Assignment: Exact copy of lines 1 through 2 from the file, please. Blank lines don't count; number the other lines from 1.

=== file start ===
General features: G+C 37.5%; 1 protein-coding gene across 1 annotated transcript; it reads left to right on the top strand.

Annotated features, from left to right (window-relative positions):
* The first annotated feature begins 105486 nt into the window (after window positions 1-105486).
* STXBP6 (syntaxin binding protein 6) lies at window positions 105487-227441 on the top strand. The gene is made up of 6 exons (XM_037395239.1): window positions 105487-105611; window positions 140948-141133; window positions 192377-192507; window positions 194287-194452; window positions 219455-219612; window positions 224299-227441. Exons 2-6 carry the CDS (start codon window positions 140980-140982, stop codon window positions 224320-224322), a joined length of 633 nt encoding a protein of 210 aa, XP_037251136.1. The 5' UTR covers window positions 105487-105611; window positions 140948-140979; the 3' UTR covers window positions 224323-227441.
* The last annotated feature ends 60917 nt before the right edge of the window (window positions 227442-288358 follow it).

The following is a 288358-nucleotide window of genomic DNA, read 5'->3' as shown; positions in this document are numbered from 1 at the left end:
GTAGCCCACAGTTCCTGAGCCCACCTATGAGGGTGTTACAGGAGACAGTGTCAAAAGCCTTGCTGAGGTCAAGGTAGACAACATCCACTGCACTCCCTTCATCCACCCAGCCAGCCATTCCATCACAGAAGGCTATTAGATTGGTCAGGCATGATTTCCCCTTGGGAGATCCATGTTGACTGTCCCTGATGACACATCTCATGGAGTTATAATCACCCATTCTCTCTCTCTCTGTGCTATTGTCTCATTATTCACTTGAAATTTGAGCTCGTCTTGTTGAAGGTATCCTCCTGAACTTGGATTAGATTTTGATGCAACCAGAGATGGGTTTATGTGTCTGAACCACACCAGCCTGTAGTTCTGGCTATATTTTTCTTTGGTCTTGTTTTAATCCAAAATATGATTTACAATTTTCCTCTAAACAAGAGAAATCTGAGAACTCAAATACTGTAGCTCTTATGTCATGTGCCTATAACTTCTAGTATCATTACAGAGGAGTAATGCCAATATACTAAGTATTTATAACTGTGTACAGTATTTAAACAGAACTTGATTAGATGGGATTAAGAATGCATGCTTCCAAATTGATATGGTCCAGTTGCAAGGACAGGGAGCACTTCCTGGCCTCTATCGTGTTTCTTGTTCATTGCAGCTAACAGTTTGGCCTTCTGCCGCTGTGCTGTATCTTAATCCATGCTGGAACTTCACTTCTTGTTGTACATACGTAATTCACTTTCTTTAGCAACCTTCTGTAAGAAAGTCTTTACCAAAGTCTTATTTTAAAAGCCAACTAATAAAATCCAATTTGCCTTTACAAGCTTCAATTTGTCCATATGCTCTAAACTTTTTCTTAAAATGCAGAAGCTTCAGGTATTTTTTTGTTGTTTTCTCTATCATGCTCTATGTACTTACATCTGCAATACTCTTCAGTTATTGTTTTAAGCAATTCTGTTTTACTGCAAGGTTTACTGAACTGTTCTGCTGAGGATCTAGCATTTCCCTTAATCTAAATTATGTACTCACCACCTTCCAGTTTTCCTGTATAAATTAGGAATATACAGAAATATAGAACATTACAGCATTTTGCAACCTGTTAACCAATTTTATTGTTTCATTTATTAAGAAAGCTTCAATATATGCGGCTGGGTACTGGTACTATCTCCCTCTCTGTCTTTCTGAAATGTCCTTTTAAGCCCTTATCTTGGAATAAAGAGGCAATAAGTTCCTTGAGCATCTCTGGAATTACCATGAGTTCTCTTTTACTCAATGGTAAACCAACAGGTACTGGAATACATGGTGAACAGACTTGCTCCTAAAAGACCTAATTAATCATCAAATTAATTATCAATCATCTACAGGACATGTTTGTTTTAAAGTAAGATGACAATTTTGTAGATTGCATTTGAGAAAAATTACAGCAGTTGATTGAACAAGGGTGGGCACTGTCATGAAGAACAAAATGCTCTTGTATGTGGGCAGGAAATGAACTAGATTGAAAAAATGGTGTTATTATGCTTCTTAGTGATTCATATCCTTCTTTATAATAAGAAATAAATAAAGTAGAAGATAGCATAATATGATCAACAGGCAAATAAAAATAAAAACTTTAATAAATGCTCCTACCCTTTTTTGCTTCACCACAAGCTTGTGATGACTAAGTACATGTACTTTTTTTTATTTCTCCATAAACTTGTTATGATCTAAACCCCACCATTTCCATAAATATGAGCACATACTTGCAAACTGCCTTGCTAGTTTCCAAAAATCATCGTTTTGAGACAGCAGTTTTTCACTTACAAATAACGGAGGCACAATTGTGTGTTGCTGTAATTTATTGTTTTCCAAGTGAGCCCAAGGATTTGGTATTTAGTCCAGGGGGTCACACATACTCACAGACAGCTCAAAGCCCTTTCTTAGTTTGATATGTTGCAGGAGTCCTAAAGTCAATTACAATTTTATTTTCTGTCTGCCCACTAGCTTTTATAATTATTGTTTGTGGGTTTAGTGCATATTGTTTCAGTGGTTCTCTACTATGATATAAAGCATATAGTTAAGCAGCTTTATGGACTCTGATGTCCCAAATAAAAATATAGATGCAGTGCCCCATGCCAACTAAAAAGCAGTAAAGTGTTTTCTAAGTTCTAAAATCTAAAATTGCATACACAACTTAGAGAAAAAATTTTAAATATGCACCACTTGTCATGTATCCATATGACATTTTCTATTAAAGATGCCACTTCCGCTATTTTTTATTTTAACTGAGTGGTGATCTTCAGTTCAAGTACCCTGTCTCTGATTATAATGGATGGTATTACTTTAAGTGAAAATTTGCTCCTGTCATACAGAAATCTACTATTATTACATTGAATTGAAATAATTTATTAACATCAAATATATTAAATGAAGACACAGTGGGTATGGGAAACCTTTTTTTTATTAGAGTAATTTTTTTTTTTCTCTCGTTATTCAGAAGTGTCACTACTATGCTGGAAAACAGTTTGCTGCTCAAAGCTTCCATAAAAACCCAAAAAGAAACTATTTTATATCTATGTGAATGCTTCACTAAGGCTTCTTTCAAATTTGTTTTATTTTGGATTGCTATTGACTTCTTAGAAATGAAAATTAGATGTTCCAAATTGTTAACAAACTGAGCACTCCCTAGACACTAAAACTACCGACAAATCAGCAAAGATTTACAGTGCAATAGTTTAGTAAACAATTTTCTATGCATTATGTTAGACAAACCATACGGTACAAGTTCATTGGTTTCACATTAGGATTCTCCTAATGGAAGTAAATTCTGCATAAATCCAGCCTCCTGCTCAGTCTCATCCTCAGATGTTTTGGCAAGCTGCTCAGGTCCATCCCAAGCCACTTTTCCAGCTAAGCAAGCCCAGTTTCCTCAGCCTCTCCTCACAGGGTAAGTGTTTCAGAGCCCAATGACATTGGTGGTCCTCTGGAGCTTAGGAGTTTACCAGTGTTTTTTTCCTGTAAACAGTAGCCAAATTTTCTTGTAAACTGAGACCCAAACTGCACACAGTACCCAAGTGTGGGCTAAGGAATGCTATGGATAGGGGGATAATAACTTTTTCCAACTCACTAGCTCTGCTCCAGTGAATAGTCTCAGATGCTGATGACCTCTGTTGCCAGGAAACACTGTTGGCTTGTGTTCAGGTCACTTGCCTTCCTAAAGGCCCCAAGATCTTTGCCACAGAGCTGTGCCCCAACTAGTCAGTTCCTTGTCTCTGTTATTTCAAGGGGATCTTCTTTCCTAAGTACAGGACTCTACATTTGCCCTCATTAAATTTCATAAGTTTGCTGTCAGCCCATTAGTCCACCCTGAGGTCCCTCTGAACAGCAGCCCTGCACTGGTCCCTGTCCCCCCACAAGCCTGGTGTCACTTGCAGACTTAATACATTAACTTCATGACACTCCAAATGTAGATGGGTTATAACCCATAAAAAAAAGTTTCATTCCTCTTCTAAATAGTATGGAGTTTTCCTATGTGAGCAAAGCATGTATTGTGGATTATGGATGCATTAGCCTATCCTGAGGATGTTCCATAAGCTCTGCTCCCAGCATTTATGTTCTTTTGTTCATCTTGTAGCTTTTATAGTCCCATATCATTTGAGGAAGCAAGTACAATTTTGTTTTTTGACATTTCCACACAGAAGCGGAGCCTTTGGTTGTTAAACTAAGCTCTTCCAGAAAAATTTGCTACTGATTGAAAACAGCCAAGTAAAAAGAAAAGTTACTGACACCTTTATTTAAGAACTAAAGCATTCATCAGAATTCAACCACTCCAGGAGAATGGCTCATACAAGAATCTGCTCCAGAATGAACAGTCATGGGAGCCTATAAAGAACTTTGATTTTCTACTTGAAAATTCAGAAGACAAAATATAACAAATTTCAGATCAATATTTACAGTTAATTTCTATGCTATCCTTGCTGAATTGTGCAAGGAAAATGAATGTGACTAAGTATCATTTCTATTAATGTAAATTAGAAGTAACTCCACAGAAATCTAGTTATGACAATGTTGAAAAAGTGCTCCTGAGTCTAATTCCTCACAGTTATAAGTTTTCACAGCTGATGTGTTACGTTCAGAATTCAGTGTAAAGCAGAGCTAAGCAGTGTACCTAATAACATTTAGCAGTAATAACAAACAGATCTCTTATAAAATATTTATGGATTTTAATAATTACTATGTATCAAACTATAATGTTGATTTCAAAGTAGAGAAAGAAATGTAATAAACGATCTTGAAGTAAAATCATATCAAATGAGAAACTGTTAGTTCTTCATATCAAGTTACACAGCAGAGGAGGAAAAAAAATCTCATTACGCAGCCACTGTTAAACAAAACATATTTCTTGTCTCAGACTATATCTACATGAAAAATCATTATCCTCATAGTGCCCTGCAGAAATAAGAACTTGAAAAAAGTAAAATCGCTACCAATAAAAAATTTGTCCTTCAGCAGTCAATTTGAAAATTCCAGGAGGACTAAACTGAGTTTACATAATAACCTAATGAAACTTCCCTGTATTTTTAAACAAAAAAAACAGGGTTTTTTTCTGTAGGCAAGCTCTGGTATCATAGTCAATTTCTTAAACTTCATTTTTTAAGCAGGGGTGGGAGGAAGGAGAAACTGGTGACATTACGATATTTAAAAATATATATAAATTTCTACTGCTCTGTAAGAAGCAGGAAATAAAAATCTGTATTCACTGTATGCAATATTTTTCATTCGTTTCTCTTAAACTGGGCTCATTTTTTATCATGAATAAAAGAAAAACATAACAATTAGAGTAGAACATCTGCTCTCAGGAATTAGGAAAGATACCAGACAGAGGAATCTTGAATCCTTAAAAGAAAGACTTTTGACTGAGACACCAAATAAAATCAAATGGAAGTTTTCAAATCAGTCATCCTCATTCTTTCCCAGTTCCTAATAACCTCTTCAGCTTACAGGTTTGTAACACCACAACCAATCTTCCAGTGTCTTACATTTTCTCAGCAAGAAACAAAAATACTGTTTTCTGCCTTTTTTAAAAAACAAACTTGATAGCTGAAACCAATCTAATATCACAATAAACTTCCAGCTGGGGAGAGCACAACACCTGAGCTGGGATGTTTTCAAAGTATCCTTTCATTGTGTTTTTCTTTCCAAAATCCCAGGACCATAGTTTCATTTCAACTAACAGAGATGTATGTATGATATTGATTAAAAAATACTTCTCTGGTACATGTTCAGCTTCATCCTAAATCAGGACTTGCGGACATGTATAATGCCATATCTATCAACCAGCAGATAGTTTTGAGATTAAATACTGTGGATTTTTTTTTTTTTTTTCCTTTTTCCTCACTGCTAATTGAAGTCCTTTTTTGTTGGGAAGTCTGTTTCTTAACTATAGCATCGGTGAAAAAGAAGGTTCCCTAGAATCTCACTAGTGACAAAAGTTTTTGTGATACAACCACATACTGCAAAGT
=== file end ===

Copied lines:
General features: G+C 37.5%; 1 protein-coding gene across 1 annotated transcript; it reads left to right on the top strand.

Annotated features, from left to right (window-relative positions):